Go west off Achar Mean Blvd, down a road, over a garbage-filled canal, turn left at the sign and about 200 meters down the dusty back road is one of Phnom Penh's major tourist sites. Through the gate in the double wall and past the gauntlet of missing-limbed men and one enters Tuol Sleng Museum of Genocide. "X" marks the spot.
Tuol Sleng, or S21 as it was formerly known, was the tip of an extensive prison system during Pol Pot's reign. Between 1975 and 1979 an estimated 20,000 women, men and children, most charged with treason, were brought here to be tortured, interrogated and eventually led away in the night to be killed.
Tourists come to gaze upon implements of torture, shudder at paintings of atrocities, and wonder at the photographs. Journalists come for background, atmosphere, and the odd filler story. An occasional Cambodian comes to check the roster of names for missing relatives. All share, in varying degrees, an intimation of terror. But, unknown to most, upstairs on the second floor of Building B, there is treasure. In a locked room behind curtains to protect against the sunlight, are shelf after shelf of facts about the Khmer Rouge.
Climate, chaotic conditions and a possible Khmer Rouge policy to systematically destroy evidence, has vastly reduced the amount of actual documentation available to researchers. The Khmer Rouge have been compared to the Nazis in their meticulous record-keeping habits, but little has survived-except for Tuol Sleng. And even here, only a fraction of the estimated original documents remain.
Each of the 20,000 victims, in Maoist tradition, were forced to give a "biography" and full "confession" of their crimes. Almost 5,000 of these individual dossiers-ranging from a few, to hundreds of pages depending on how long a prisoner was kept alive-are stored in the museum's archives. In addition to this roomful of documents, are almost 6,000 original photograph negatives, as well as a cabinet with an assortment of surviving Khmer Rouge materials. These include supposed CIA organization charts, youth propaganda journals, French-Cambodian returnee visa applications, and torture technique manuals, to name a few. For the historian, the political analyst, or anyone interested in attempting to understand recent Cambodian history, this is indeed "treasure." Much of what is known about the so-called "dark times", comes from these documents.
But the treasure is at risk. Originally set up as a propaganda tool for the Hun Sen government, the museum has since become a lesser priority. The staff is underpaid, the buildings are crumbling, and funds for even minimal maintenance are non-existent. There are even rumors that the site could be shut down, the documents destroyed.
In 1988 Cornell University with funding from the Luce and Christopher Reynolds foundations began a Library Conversation Project, the purpose being to donate microfilmed copies of the university's extensive Khmer language holdings in the United States as a foundation for the reconstruction of the National Library in Phnom Penh. In addition, Cornell microfilmed Khmer texts on site at the National Library-one copy to be kept in Cambodia, one copy in the United States. The project also trained local staff in conservation techniques and provided conservation materials, as well as microfilm readers. Filming eventually extended to include holdings at the National Museum, the Palace, and finally, the archives at Tuol Sleng.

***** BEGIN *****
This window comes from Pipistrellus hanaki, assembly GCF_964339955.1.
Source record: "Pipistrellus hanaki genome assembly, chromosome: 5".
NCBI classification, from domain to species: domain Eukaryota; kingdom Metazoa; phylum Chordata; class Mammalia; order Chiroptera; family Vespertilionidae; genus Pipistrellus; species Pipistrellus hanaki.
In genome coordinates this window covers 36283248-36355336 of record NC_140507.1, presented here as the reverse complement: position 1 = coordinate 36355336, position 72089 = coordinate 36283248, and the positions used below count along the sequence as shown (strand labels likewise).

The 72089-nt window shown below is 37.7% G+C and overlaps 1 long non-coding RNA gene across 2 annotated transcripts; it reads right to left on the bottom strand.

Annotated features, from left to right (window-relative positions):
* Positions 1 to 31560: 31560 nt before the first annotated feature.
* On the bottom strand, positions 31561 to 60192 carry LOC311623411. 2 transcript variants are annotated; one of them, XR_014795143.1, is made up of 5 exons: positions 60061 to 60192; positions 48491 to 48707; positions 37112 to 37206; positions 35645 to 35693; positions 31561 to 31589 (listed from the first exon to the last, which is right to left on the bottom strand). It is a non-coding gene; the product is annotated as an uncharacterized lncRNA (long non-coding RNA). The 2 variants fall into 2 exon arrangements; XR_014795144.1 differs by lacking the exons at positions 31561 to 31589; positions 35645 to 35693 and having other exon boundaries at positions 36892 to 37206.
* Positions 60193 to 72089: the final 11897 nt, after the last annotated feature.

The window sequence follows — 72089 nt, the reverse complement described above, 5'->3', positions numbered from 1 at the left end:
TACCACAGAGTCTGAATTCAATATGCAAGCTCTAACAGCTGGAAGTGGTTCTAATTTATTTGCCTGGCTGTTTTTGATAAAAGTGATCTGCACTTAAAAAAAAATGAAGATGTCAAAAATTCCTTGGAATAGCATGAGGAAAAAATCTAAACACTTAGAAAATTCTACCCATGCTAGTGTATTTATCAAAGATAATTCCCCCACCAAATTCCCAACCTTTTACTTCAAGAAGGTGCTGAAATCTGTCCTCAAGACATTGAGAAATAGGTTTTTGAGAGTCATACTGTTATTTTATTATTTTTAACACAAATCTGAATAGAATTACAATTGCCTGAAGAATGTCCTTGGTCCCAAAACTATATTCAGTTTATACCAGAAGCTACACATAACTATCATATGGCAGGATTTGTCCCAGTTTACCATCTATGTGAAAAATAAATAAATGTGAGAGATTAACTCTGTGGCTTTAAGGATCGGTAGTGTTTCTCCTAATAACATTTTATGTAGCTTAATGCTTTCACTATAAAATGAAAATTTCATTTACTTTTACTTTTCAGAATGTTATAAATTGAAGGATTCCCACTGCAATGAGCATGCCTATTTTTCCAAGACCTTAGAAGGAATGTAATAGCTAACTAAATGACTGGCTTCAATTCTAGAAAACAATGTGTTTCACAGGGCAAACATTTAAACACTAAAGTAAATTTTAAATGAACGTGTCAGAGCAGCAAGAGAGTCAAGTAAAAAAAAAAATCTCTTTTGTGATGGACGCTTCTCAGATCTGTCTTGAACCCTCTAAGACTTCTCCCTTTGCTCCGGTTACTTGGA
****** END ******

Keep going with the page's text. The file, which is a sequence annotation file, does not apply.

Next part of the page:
Always volatile and in uncertain status due to logistical problems and occasional threats of being shut down, the Tuol Sleng project was successfully completed the last week of March. Two hundred and thirteen reels of microfilm, close to half a million pages, have been recorded.
While Cornell University has facilitated a very important contribution to the future of Cambodian historical research, more must be done. The photo negatives are stored in a rusty metal cabinet and are covered with mildew. The documents are kept in archival quality containers but the room they are stored in has no climate control. The building itself is falling apart.
There is more at risk here than the loss of a primary tourist site. Like Auschwitz, this site represents a physical manifestation of a crime against humanity. Not just for Cambodians, but as a reminder to us all of what we are capable for the sake of ideas. Not just the documents, but the buildings themselves, create an experience of an atmosphere unknowable from any book. There are mass graves surrounding the museum of those who died there under torture which no one has bothered to excavate. Bit by bit, pieces of old uniforms, pages of confessions and relics, are disappearing into the pockets of visitors and even more disturbing, bit by bit the memories recede, the horror more containable, more manageable in its setting of ruin and decay. If left alone, one way or another, the power of this place will die. The witnessing will be finished and the cycle could begin again.
It would take relatively little to establish an international foundation to oversee and administer funds independent of local politics. The Tuol Sleng Museum of Genocide and its treasures should be maintained as a World Cultural Heritage Site, not just as a monument of the past worth preserving but as a much needed education tool for the future. The power and value of the tangible should not be underestimated.
(Lya Badgley is the director of the Cornell University Library Conversation Project)